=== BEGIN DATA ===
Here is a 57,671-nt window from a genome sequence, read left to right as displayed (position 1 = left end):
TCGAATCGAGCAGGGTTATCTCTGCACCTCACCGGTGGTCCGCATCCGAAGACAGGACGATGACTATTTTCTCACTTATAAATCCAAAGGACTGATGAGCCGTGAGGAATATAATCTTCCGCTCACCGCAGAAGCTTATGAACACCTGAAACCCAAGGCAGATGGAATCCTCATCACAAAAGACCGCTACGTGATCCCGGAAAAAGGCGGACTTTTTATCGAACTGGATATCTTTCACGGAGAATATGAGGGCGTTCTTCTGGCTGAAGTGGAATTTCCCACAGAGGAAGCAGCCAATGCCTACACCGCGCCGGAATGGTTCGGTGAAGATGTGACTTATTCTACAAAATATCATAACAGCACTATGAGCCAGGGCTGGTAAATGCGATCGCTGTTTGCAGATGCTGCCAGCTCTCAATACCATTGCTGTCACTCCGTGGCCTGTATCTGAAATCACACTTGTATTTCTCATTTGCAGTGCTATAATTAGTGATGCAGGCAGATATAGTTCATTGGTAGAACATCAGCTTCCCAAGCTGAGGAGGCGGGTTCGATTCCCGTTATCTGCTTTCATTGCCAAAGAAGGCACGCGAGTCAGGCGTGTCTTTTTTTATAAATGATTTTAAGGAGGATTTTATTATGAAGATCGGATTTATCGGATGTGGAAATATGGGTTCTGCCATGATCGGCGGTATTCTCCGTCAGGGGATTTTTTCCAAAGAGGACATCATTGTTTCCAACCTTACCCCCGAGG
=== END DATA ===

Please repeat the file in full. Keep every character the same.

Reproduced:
Here is a 57,671-nt window from a genome sequence, read left to right as displayed (position 1 = left end):
TCGAATCGAGCAGGGTTATCTCTGCACCTCACCGGTGGTCCGCATCCGAAGACAGGACGATGACTATTTTCTCACTTATAAATCCAAAGGACTGATGAGCCGTGAGGAATATAATCTTCCGCTCACCGCAGAAGCTTATGAACACCTGAAACCCAAGGCAGATGGAATCCTCATCACAAAAGACCGCTACGTGATCCCGGAAAAAGGCGGACTTTTTATCGAACTGGATATCTTTCACGGAGAATATGAGGGCGTTCTTCTGGCTGAAGTGGAATTTCCCACAGAGGAAGCAGCCAATGCCTACACCGCGCCGGAATGGTTCGGTGAAGATGTGACTTATTCTACAAAATATCATAACAGCACTATGAGCCAGGGCTGGTAAATGCGATCGCTGTTTGCAGATGCTGCCAGCTCTCAATACCATTGCTGTCACTCCGTGGCCTGTATCTGAAATCACACTTGTATTTCTCATTTGCAGTGCTATAATTAGTGATGCAGGCAGATATAGTTCATTGGTAGAACATCAGCTTCCCAAGCTGAGGAGGCGGGTTCGATTCCCGTTATCTGCTTTCATTGCCAAAGAAGGCACGCGAGTCAGGCGTGTCTTTTTTTATAAATGATTTTAAGGAGGATTTTATTATGAAGATCGGATTTATCGGATGTGGAAATATGGGTTCTGCCATGATCGGCGGTATTCTCCGTCAGGGGATTTTTTCCAAAGAGGACATCATTGTTTCCAACCTTACCCCCGAGG